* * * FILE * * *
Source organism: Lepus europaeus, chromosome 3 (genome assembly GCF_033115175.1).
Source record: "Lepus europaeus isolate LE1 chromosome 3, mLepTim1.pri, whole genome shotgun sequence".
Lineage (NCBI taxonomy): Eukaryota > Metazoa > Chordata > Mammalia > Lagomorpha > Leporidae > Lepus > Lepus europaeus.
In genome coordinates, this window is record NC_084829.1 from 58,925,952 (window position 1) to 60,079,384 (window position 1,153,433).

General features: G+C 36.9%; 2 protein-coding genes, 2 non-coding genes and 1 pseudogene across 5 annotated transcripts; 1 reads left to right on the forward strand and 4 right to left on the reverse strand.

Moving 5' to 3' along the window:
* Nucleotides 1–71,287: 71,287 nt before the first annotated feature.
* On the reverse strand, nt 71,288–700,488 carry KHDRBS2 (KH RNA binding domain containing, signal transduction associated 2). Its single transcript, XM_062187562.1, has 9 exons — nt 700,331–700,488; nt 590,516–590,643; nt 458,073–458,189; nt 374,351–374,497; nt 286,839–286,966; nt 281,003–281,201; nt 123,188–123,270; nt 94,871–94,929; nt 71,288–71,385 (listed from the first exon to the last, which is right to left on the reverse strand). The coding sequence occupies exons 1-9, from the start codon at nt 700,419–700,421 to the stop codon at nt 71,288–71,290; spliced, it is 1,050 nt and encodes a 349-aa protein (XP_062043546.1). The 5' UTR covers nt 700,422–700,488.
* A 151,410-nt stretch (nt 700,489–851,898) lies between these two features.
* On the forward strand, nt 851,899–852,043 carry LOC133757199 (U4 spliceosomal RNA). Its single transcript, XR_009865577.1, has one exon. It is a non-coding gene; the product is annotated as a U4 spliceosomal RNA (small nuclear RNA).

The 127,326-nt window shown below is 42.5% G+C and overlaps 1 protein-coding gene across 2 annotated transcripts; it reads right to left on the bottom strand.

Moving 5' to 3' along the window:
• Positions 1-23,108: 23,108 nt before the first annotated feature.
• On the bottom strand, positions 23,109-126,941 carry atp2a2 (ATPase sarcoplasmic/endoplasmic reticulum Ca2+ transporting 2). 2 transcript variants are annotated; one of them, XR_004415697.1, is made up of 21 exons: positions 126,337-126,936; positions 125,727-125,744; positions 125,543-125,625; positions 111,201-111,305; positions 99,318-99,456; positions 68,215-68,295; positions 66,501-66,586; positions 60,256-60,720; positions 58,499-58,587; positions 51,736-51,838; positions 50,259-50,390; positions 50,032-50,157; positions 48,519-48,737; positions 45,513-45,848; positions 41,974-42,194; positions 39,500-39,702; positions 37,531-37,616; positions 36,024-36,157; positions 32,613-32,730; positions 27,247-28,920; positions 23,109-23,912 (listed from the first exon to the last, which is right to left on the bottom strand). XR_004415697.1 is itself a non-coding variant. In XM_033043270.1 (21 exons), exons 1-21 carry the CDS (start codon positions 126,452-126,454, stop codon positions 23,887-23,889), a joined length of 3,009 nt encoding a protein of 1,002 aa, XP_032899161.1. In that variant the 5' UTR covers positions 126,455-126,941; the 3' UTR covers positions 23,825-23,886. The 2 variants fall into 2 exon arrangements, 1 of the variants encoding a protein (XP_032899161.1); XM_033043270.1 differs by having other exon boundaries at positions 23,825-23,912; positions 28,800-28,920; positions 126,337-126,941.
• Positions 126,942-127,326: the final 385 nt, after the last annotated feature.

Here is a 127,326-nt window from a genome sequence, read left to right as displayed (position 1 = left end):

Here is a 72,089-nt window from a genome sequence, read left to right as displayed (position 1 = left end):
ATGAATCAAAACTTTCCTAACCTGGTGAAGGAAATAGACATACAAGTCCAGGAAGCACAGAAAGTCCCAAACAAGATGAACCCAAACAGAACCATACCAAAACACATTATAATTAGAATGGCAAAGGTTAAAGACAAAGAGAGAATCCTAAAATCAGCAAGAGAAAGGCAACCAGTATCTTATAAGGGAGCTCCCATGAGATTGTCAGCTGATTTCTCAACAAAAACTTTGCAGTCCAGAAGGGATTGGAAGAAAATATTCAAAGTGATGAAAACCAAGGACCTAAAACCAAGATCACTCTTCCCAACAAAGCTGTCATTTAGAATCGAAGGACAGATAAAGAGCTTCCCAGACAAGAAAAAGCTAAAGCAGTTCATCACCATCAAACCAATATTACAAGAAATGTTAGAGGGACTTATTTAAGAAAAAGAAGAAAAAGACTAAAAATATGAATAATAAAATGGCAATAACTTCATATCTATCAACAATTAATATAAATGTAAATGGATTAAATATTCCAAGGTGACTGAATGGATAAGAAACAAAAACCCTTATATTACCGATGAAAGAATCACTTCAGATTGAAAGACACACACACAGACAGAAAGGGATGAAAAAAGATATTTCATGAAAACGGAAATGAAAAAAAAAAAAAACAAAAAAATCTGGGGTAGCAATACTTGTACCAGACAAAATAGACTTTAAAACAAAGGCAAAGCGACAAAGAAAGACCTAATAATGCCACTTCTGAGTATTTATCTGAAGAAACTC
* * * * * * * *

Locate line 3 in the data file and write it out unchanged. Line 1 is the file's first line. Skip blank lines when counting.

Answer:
Lineage (NCBI taxonomy): Eukaryota > Metazoa > Chordata > Mammalia > Lagomorpha > Leporidae > Lepus > Lepus europaeus.